Friday, January 13, 2017

Barking Dog Lawsuits

Key point from my county's animal noise complaint process page:

"Complainants may also pursue civil action of their own."

Which raises the question: Can one be successful with such an action? Answer: YES!
 

Here are two recent examples from the Pacific Northwest:
  1. Disgruntled couple awarded $240,000 from neighbor in DOG BARKING lawsuit after claiming the Tibetan mastiffs caused them a decade of unrest
  2. Seattle family may lose house over barking dog
In order to win in civil court, you must prove that you have suffered some sort of harm. Take, for example, your health.

If the barking has caused you to lose sleep to the point where you've become ill, you may be able to recover damages. Here's an Illinois case where that is being attempted.


And here's a Colorado case that's even more egregious. Unfortunately, this man had ineffective legal counsel. Beware of that.


Then there's the financial angle. Has the barking caused you to suffer monetary loss? Is it affecting your ability to do business? Here's an ongoing -- and very well documented -- situation in Florida.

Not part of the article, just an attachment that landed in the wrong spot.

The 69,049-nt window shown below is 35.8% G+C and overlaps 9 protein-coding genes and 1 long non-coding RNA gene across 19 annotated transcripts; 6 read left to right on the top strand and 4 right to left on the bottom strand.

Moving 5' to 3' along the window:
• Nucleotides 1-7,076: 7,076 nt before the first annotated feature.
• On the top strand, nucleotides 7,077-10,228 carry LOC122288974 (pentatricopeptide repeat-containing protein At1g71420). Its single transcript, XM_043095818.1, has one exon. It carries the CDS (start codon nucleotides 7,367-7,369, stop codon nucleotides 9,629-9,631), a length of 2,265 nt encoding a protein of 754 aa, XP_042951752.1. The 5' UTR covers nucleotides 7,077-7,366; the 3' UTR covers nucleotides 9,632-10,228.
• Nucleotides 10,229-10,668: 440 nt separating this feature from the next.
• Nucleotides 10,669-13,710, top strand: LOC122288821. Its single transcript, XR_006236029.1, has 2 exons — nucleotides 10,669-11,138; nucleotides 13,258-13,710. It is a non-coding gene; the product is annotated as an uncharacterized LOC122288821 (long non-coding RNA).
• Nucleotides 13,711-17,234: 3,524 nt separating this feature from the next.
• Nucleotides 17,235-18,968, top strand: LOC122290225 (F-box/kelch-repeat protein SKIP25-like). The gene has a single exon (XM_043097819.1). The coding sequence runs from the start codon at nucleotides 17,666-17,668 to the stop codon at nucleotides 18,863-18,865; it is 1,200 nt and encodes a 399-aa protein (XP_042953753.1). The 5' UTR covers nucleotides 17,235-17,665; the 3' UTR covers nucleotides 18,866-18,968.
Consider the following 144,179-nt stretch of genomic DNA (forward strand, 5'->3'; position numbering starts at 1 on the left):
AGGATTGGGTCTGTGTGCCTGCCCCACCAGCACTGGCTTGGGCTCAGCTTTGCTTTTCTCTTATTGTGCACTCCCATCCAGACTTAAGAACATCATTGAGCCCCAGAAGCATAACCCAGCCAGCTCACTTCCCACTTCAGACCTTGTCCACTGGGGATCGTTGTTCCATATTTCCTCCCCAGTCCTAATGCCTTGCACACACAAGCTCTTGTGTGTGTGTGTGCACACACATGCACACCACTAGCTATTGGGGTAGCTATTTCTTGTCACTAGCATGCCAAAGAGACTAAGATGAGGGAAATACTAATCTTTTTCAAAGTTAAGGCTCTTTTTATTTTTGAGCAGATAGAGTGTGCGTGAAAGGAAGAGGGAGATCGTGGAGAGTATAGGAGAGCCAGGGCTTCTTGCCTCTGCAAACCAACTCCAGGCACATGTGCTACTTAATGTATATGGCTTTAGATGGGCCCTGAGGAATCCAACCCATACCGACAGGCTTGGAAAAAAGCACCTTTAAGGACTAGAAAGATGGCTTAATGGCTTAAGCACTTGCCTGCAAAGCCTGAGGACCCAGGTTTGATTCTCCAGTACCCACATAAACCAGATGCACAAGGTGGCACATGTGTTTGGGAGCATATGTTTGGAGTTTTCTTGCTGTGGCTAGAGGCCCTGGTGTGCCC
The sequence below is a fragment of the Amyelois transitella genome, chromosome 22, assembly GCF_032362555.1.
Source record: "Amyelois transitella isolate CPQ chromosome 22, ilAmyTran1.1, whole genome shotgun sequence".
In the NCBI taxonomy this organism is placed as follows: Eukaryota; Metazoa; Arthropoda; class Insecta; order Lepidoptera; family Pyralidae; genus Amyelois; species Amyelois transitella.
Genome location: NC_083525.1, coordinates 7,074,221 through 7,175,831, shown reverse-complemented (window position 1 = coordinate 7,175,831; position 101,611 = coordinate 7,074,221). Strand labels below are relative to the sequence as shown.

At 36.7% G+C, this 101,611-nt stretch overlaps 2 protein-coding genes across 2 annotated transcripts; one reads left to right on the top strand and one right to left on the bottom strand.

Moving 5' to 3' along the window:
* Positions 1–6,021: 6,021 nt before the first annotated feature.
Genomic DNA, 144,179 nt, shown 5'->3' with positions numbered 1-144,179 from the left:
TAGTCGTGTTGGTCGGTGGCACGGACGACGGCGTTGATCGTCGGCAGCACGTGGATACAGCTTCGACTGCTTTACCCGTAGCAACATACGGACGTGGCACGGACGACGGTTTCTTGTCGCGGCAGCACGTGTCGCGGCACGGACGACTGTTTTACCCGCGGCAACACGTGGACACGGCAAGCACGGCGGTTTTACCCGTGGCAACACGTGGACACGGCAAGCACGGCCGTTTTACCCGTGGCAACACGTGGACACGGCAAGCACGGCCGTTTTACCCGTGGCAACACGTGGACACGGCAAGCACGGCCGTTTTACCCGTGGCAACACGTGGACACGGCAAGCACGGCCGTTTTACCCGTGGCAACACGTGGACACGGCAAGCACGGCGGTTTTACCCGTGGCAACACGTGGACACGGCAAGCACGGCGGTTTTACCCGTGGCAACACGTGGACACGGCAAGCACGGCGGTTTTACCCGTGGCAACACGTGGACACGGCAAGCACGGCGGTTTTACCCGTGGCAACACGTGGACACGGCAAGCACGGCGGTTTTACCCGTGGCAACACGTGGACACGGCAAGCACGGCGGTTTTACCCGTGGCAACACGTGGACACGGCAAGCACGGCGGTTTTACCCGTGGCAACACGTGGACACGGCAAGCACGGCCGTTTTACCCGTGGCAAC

If you don't think that your barking issue rises to the level of a civil court trial, consider small claims court. This book may be helpful.

Thursday, November 24, 2016

Actions and Reactions

News story from the southeastern United States:

Athens man shoots neighbor’s dog because of its barking, tries beating it to death with bat

What's interesting about this story is not that it's unique. It isn't. This sort of thing has happened before, and, sorry to say, it will happen again.

What's interesting is how it is being viewed in the online comments. Inconsiderate dog owners are mentioned more than once.

Bingo. That's the problem.

As long as inconsiderate owners allow their dogs to bark, bark, bark, bark, bark, and bark, and do nothing about getting the noise to stop, people are going to react in ways that aren't pretty.

Want to avoid this reaction? If you're a dog owner, follow the advice given by this commenter: "Bring your dogs inside if they are barking. I have three dogs and would never expect my neighbors to deal with them barking."